How To Improve your Resume, Job Search & Interviews or Get a Tech Job
Not all experience is created equal. Some types of project experience count as being more relevant than others simply because employers place a higher value on them. Here is why:
Getting experience in areas that require innovation or cutting edge skills for example counts more because that is where a lot of money is being spent and where there is more exposure or risk!
Employers hire those with experience in the types of projects they are financially vested in, so they can increase their chances of success or mitigate risk, makes sense right?
Here is some common sense advice ... "Go Where The Money Is"!
The Web & Software Development Industry employs / hires a lot of web oriented professionals because companies are constantly investing in their web / software development projects
Information Technology / Software Development projects are funded with the belief that they can reduce costs, increase efficiency, streamline operations or business processes and increase sales.
In the article titled: How To Get Extensive Hands-on Experience In Information Technology I discussed the make / break role that hands-on web / software project experience plays in your career regardless of whether you are a business analyst, project manager, software developer, software tester, technical writer, database developer or data analyst.
In part 2 of the article series, I will discuss the types of hands-on project experience that are likely to jump-start your career!
You may be aware of the need to get hands-on experience in technical skills (UML, Use Cases, Object Oriented Design, Manual Testing, etc.) but are you aware of the need to get leadership experience?
Even if you are technically qualified, without demonstrating or showing some leadership experience, you may still fail to impress hiring managers.
Here is an example of a question that you may get at a job interview about your leadership experience:
"When was the last time you demonstrated initiative and how did your actions significantly or positively affect the outcome of your project?"
Enterprise software development projects incorporate a significant amount of database functionality.
Regardless of whether you are a business analyst, project manager or software tester, database experience will stand you in good stead in your career.
For Example, As a project manager assigned to Information Technology (IT) projects, your role may be that of a Technical Project Manager (TPM), which means that you are expected to get your hands dirty, especially with databases.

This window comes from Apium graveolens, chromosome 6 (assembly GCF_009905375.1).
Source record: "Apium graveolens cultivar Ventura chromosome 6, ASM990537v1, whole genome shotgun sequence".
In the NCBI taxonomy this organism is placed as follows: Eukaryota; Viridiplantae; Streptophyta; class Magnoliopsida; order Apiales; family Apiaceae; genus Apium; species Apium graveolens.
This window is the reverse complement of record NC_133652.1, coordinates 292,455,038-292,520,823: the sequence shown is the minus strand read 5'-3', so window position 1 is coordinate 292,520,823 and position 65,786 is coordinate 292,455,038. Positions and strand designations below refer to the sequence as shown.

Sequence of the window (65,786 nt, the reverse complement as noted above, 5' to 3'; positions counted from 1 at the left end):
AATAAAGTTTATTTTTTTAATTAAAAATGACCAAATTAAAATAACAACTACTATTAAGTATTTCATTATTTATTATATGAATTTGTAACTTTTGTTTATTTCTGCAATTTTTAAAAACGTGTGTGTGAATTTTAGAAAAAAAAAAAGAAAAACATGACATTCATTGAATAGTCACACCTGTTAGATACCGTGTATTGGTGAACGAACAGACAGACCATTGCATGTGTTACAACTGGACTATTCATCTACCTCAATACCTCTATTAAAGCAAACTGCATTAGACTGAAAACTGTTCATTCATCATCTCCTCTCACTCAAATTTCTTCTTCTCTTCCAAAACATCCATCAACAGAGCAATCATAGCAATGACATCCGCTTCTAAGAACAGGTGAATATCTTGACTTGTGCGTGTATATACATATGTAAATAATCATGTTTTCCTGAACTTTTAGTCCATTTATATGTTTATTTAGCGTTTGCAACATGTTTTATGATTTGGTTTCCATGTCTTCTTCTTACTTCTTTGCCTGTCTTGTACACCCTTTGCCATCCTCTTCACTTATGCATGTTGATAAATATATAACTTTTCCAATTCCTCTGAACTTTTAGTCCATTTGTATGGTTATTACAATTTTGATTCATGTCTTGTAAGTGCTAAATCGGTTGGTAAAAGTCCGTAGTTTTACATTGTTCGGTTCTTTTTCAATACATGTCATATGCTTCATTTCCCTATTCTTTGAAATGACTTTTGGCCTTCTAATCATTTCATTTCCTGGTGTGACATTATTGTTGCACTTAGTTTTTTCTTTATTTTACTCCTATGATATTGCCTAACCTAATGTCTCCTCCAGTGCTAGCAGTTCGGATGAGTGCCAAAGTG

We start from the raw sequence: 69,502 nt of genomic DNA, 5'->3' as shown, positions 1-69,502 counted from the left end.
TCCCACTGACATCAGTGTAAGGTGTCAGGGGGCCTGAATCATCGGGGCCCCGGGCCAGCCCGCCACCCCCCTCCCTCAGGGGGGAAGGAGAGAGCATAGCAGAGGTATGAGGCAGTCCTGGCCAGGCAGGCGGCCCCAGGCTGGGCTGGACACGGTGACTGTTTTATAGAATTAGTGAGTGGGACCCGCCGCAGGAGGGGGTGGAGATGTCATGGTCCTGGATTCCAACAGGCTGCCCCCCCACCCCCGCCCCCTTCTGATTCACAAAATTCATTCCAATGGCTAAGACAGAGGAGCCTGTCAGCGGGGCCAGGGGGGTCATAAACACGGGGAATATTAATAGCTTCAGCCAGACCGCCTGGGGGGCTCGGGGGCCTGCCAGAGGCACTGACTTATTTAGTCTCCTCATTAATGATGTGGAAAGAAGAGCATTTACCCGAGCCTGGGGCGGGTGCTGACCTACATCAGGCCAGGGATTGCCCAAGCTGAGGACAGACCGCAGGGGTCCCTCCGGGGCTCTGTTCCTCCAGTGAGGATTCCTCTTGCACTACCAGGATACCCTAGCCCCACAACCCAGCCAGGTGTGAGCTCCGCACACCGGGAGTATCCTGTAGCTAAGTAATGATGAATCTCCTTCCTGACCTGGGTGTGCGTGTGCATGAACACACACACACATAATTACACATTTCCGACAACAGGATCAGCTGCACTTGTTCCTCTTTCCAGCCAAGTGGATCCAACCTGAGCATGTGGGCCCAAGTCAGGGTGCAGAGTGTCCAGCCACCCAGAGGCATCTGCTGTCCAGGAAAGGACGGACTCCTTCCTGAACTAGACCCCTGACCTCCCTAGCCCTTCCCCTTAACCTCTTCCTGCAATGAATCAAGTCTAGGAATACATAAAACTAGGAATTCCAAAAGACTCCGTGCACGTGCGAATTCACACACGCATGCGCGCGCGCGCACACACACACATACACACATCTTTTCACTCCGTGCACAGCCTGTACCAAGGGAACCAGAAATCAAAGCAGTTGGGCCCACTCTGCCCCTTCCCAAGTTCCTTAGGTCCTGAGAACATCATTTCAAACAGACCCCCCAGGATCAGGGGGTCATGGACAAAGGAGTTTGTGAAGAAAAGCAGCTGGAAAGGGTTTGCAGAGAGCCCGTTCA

As a TPM, hands-on database skills will help you supervise the completion of important software features, troubleshoot data migration issues or research ETL (Extract, Transform, Load) problems.
Database skills are now regarded as sine qua non, an essential ingredient of your job description, regardless of whether you are a business analyst, project manager, data analyst or software developer!
The User Interface (UI) is key to the success of software development projects because customers typically care more about how their software or websites look than how it is constructed.
However, it takes a diverse set of skills to create the right user interface design / experience.
As a salesperson, you can help the web design / user interface team adhere to your organizations marketing goals while achieving their aesthetic goals.
As a business analyst, you can be intimately involved in the design of screens and page flows used on a website / software development project.
Web Business Analysis / User Interface (UI) Business Analysis is a real-world job / specialization for business analysts who cater to or specialize in front-end, user experience / user interface requirements.
As a project manager, user interface testing experience will look good on your resume and as a software developer, user interface design / development should be part of your core skills.
Since the success of software projects sometimes depend on defects or bugs discovered by customers after a walk-through, your project will do well if all team members and not just software testers, take part in hands-on User Acceptance testing.
I am not saying that you must become a professional software tester. I am saying that some level of software testing experience will help you look like a well-rounded candidate regardless of whether you are a business analyst, project manager or computer programmer.
In closing, try to work on software / web development projects because there is typically a lot of work for professionals with experience in those sectors.
Regardless of your professional background (business analysis, project management, data analysis, computer programming, etc.), work on getting leadership, database, software testing and user interface (UI) hands-on experience so that your profile will be that of a well-rounded candidate who has taken the time to align his / her career with the current hiring needs / trends in the Information Technology industry.
Thanks & Best Wishes, IT Career Coach
This article is #2 of a 2 article series. The first installation of this article (part 1) may be viewed here ...
You may review the references for this article series below.